Aussie scientists develop paper that tells blood type
Victoria, Australia (4E) – A team of scientists from Monash University in Australia has developed a paper that can tell a person’s blood type in text.
The 1 x 1 inch paper is a sensor made from a water-repellent layer with windows shaped in the letters corresponding to the blood types A, B, AB and O.
When blood touches the paper, its antigen reacts with the sensor and clots. The letter corresponding to the blood type then appears.
The blood typing paper also has windows for the minus and plus symbols to indicate if the blood type’s Rh factor is positive or negative.
The device, which can prove to be useful during emergencies, is also inexpensively manufactured, as it was made using regular inkjet printers.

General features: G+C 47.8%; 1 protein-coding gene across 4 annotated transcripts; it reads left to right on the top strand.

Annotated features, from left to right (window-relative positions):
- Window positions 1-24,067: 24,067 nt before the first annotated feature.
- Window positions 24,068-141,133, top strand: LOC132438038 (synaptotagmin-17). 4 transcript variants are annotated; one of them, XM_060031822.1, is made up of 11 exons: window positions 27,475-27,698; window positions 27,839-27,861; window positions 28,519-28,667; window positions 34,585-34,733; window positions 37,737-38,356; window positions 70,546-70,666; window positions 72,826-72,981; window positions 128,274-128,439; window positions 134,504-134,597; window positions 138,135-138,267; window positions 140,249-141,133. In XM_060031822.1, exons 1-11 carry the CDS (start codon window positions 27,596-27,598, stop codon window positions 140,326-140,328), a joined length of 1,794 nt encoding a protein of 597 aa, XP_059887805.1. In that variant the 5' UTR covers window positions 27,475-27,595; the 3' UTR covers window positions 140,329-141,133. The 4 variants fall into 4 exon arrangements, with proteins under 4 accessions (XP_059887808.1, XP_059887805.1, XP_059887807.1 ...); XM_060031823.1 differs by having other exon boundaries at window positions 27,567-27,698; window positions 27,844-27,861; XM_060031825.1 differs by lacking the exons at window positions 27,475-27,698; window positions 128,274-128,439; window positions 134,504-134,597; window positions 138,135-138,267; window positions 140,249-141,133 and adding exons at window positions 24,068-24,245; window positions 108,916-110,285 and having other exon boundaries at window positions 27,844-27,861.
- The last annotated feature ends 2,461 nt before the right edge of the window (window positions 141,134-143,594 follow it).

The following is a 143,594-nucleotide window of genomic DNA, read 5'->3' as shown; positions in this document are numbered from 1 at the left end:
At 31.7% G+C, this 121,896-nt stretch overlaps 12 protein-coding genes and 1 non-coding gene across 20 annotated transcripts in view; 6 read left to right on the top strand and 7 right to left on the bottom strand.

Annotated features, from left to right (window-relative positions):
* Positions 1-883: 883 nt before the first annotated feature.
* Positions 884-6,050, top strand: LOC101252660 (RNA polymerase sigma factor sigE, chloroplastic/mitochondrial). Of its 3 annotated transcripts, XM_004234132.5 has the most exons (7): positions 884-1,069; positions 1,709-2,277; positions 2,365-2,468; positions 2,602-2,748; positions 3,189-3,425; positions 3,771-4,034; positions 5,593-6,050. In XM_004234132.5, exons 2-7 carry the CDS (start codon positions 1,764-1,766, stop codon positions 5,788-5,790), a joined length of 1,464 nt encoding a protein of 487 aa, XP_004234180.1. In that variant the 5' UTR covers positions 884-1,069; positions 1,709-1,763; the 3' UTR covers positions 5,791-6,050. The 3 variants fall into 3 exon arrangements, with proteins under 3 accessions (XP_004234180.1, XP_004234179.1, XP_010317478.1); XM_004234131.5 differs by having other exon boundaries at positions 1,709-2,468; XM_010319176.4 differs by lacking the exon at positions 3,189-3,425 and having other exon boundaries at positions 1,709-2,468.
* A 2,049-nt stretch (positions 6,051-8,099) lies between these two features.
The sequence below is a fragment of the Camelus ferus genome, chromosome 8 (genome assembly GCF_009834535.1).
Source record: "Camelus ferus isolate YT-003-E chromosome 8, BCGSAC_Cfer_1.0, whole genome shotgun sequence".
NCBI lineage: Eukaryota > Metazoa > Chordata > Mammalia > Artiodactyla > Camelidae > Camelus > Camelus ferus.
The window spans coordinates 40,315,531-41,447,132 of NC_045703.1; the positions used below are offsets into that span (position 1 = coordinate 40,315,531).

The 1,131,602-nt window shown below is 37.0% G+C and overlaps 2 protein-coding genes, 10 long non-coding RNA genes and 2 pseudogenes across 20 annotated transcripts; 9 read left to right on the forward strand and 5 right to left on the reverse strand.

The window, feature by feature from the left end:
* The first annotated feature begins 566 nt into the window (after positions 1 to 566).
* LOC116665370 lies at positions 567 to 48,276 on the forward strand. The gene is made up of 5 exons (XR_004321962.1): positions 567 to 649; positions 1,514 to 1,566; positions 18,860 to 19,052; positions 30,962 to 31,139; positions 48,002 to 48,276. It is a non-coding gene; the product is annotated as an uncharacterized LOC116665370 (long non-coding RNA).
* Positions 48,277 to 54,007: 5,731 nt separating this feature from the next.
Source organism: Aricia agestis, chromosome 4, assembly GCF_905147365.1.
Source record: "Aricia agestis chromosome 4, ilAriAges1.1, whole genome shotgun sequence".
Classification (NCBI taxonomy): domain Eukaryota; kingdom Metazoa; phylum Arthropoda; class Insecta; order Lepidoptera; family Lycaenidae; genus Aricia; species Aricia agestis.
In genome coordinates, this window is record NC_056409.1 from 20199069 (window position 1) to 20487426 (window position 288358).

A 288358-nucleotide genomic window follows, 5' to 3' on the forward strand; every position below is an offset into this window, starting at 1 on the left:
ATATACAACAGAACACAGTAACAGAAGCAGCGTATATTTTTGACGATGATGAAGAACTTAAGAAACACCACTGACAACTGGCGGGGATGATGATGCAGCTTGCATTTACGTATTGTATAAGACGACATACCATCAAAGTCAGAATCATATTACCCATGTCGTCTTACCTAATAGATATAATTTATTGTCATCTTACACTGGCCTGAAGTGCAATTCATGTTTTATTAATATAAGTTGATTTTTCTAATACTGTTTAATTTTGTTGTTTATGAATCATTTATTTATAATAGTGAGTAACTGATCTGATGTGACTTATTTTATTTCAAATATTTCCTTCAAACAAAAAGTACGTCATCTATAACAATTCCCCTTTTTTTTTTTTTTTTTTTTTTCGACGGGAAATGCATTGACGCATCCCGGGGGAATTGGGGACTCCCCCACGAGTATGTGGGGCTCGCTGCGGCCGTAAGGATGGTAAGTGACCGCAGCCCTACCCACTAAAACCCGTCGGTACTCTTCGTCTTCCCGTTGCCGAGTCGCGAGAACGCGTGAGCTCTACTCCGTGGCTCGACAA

Professor Wei Shen of Monash University, who led the research team, said the idea was inspired by a scene in the film “Harry Potter and the Chamber of Secrets” where, when Harry writes a question in Tom Riddle’s diary, the diary swiftly responds with a written answer.
“We found that more than 80 percent of the population… could not interpret the result even if the result from a perfectly functioned blood typing assay was presented to them,” Shen told the BBC. “But with a device that can spell out the patient’s blood type in written text, people will know their blood type easily,” he further added.
Not only is this innovation easy to use, it is also cheaper compared to blood typing services provided by hospitals and pathological laboratories worldwide. To add to that, Shen said it works faster, and with the same accuracy as advanced technologies offer.
This study was published in the journal Angewandte Chemie in April.